In a last-ditch effort to derail the momentum of Donald Trump and sideline his now presumptive status as the Republican presidential candidate, operatives supporting failed candidate Ted Cruz are colluding to seize control of the Republican platform and the rules governing the party’s July convention.
On Sunday, a top Cruz aide sent out a letter to convention delegates stating it is “still possible to advance a conservative agenda at the convention.”
“To do that, it is imperative that we fill the Rules and Platform Committees with strong conservative voices like yours,” Ken Cuccinelli wrote in the letter. “That means you need to come to the national convention and support others in coming, too!”
Cuccinelli emphasized the effort must not appear to be underhanded. “It’s important that this not appear as though we are pulling a stunt at this convention,” he said.
The letter reportedly carried a Cruz-Fiorina logo and appeared as many Cruz supporters appear ready to get behind Donald Trump.
Cuccinelli worked for the Cruz campaign arranging delegates for the Texas senator.
The New York Times quotes Cuccinelli as saying Cruz planned a Monday night conference call with former campaign officials to “discuss what we can do at the convention to protect against liberal changes to our platform, and how we can right the wrongs in the rules from 2012!”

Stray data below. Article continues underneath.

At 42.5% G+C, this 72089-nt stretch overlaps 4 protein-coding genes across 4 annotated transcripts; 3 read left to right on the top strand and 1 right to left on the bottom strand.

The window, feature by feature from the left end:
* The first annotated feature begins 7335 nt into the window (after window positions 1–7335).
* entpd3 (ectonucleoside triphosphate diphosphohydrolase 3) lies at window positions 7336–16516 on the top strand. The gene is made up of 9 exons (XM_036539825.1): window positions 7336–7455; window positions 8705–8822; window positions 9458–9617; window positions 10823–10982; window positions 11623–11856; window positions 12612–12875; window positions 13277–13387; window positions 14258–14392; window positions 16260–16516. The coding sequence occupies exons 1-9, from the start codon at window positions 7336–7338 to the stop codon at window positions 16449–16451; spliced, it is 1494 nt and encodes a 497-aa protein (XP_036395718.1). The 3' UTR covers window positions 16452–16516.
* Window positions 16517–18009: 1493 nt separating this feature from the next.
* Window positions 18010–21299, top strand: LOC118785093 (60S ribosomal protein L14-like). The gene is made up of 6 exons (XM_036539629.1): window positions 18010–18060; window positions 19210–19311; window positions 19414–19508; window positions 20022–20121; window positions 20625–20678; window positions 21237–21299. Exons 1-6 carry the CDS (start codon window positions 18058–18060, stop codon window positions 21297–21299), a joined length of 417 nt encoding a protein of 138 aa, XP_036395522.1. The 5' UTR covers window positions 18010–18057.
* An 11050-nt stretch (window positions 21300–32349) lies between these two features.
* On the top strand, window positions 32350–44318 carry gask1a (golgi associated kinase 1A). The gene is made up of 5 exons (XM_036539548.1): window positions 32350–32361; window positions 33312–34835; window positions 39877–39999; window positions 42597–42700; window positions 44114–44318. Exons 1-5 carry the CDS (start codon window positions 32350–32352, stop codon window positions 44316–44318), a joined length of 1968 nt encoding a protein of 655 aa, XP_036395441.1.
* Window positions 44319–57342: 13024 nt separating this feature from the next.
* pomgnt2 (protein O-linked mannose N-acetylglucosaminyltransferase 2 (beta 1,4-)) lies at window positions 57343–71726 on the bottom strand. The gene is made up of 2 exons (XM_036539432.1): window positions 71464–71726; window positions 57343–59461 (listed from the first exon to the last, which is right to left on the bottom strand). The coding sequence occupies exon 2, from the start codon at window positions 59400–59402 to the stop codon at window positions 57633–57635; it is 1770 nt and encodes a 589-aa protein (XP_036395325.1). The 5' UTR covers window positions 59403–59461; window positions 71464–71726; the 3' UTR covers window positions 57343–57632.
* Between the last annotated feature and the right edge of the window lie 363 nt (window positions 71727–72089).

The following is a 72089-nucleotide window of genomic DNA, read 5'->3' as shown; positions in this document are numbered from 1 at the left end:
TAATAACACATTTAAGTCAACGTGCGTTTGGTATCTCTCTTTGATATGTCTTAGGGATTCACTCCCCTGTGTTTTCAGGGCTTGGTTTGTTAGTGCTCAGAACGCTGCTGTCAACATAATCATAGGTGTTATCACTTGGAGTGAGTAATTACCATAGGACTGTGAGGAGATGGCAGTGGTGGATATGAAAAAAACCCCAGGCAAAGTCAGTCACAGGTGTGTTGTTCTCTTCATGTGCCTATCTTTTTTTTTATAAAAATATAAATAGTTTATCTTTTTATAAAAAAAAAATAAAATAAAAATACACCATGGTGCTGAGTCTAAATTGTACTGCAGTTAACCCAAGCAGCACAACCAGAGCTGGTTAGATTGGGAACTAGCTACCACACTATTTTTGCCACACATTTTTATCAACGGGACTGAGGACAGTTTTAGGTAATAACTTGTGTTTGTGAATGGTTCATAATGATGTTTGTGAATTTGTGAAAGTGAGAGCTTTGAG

Cuccinelli and Cruz supporters are looking to change a rule implemented in 2012 by supporters of failed candidate Mitt Romney to make it more difficult to place a candidate’s name in nomination.
Convention rules are determined every four years by committees of handpicked delegates. The rules are then either voted up or down by delegates at the convention.
Revived Campaign May Emerge from Shadows
Apparently emboldened by the effort to wrangle control at the convention, on Tuesday Ted Cruz hinted he may revive his campaign.
In an interview with radio talk show host Glenn Beck—who previously declared Cruz is a man “anointed” by God—Cruz said picking a presidential candidate “is not a choice that we as voters have to make today.”
Cruz told Beck he would not rule out returning to the campaign trail if “there’s a path to victory.”
Cruz and anti-Trump supporters are emboldened by a lack of support on the part of the Republican establishment. Two former presidents said they will not support a Trump nomination and two failed candidates, Jeb Bush and Lindsey Graham, have stated they will not support the New York businessman.
The House Speaker, Paul Ryan, also said he will not support Trump at this time. Ryan said he would not chair the RNC convention in July.
On Sunday, Trump took to the talking head shows to say he would work to block Ryan’s role as chair after the top Republican refused to endorse him. “To be perfectly candid, I’m not ready to do that right now,” Ryan told CNN’s Jake Tapper last week when asked if he would support Trump.
Ryan had previously said he is duty-bound to back the party’s nominee.